John: Yeah, yeah, right. That’s so cool though, man. But I mean, you create a connection with others over the cannons or the whatever. It’s a differentiator. It’s pretty awesome to be honest. And I need to start saving up on that for sure just because I think everyone listening right now is like “Wait, what? I need to do this.” All of a sudden, there’s gonna be a run on ’em, and it’s gonna be like everyone’s gonna be getting them, but that’s so cool. I mean, I know too— I mean, just to touch on briefly on other sides of you, I mean, the winery owner, like how do you get in on starting a winery? I mean, did you do something at home and were like “Hey, we’re good at this or were you—”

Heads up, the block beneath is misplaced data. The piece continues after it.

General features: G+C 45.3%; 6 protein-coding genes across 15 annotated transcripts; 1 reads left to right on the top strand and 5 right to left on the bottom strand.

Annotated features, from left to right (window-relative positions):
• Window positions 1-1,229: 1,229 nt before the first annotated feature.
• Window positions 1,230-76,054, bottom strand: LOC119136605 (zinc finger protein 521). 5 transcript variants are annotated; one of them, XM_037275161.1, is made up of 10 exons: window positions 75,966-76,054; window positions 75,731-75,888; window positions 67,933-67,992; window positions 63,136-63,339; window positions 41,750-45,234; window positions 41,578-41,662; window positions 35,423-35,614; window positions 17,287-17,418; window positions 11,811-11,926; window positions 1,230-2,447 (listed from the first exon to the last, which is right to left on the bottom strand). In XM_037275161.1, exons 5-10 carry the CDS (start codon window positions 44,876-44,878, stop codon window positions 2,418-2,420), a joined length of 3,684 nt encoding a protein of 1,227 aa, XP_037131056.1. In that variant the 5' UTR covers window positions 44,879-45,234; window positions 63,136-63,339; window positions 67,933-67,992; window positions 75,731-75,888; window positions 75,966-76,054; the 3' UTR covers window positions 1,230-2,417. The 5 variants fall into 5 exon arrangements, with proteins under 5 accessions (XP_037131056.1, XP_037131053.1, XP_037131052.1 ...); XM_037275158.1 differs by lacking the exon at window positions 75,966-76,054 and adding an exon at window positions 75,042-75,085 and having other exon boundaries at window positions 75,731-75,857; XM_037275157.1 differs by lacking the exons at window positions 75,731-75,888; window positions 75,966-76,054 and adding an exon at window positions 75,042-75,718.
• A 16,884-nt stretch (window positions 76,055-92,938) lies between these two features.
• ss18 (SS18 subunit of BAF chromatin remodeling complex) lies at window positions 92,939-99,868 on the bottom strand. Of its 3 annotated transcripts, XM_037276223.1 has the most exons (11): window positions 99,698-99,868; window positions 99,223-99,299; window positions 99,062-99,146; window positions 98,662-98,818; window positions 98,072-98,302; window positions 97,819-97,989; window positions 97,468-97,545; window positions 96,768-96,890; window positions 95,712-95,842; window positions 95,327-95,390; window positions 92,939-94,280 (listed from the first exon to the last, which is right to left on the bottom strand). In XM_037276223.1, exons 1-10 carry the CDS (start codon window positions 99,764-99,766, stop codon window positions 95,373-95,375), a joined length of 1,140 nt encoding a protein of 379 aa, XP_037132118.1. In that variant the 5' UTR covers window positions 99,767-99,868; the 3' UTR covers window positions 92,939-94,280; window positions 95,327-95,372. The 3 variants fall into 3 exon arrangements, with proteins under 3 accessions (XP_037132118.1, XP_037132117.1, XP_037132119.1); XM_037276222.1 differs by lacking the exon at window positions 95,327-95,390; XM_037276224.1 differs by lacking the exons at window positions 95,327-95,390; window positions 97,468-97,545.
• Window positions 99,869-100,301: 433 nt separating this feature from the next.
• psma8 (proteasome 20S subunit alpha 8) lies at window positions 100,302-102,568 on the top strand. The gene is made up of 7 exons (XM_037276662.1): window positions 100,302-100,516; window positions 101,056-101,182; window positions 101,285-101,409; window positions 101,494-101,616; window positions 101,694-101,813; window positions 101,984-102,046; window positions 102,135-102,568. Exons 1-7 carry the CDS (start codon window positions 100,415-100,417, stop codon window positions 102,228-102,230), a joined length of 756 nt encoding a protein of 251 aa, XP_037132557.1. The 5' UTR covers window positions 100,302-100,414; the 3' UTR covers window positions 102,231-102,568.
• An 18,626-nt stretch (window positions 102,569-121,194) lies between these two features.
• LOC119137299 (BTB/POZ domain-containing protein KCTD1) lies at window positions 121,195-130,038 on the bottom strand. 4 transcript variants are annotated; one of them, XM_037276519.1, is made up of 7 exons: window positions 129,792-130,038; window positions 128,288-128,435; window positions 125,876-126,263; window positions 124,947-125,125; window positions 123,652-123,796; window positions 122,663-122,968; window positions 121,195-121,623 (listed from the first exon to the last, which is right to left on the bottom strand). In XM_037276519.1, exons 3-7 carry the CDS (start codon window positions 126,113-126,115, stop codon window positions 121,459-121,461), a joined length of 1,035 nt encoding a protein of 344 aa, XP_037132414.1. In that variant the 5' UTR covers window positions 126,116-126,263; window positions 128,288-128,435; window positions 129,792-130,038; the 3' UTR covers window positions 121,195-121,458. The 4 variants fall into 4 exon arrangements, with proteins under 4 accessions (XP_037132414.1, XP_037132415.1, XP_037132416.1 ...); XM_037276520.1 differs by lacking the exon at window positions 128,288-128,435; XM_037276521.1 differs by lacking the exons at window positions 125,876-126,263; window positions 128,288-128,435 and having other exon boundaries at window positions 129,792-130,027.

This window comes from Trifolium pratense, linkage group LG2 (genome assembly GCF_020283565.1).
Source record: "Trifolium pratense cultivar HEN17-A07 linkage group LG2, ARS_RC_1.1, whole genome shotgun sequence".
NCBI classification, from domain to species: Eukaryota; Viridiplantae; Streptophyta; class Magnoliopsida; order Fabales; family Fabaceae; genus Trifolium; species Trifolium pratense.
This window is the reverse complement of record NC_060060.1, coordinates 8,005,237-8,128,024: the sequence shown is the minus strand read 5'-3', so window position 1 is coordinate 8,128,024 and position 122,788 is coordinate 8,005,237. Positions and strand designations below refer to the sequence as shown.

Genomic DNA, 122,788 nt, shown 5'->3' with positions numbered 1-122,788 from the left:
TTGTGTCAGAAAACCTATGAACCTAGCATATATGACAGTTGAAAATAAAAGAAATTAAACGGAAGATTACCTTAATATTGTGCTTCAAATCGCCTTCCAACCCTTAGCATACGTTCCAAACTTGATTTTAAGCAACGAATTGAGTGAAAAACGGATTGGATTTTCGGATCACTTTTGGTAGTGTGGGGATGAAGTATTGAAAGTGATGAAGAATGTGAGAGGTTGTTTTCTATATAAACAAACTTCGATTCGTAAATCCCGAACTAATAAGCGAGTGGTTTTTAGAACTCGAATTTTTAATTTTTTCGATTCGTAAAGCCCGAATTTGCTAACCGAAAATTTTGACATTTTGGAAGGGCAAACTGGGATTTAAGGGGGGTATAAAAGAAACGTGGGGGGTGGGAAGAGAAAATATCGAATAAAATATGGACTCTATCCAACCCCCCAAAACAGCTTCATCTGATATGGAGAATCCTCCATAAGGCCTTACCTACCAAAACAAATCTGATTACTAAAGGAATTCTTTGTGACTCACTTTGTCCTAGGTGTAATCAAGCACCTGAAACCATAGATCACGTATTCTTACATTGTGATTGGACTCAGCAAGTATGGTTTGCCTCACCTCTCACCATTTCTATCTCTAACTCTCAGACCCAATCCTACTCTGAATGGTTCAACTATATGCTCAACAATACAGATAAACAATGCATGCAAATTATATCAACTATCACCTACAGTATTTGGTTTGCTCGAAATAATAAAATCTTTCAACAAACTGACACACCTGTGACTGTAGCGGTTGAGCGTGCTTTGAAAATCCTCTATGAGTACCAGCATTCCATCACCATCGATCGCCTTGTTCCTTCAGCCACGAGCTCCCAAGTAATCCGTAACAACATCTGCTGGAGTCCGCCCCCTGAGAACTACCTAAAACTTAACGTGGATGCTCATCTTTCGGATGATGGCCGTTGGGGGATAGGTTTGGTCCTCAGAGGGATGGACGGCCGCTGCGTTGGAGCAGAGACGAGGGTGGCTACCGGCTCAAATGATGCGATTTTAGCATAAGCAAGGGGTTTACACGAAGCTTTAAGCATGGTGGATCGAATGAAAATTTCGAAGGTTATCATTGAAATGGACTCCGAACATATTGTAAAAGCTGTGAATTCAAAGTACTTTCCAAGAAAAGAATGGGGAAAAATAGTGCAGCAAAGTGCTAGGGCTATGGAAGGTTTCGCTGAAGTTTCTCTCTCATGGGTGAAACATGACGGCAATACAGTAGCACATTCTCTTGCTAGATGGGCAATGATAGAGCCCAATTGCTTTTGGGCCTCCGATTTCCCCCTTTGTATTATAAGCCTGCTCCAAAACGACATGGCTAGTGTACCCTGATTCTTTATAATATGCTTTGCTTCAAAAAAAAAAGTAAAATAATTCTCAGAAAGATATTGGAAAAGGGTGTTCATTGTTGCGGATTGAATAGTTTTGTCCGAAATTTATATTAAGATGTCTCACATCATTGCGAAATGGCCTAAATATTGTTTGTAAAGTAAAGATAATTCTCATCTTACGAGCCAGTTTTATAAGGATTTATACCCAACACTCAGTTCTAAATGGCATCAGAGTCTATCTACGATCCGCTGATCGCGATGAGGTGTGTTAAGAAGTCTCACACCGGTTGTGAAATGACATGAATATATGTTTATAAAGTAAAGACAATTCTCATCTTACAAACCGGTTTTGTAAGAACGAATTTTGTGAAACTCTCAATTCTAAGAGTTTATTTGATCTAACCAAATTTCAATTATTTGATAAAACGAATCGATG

Brian: Well, I worked for a big firm originally and they had me working on the West Coast a lot ’cause we did a lot of IPOs and sort of naturally got an interest in it that way. And then if you take an interest and a hobby to its logical conclusion, if you talk about wine, if you talk about its ultimate conclusion, well, you just buy a damn winery, don’t you?
Brian: And this winery already existed, but they weren’t quite open to the public yet. And so, I had already gotten some professional degrees in wine at that point, and they had invited me to come back and work as an intern for the harvest season. So I did that. And at the end of that, then we started talking about business. And I actually bought in as a partner. So, that was 2007. So we’ve been doing it ever since. We’re in Sonoma Valley. So yeah, it’s a whole different proposition, but that’s another cool differentiator ’cause I share the wine with clients and with prospects. And of course, now I’m known as the wine guy too, right, in addition to the CPA.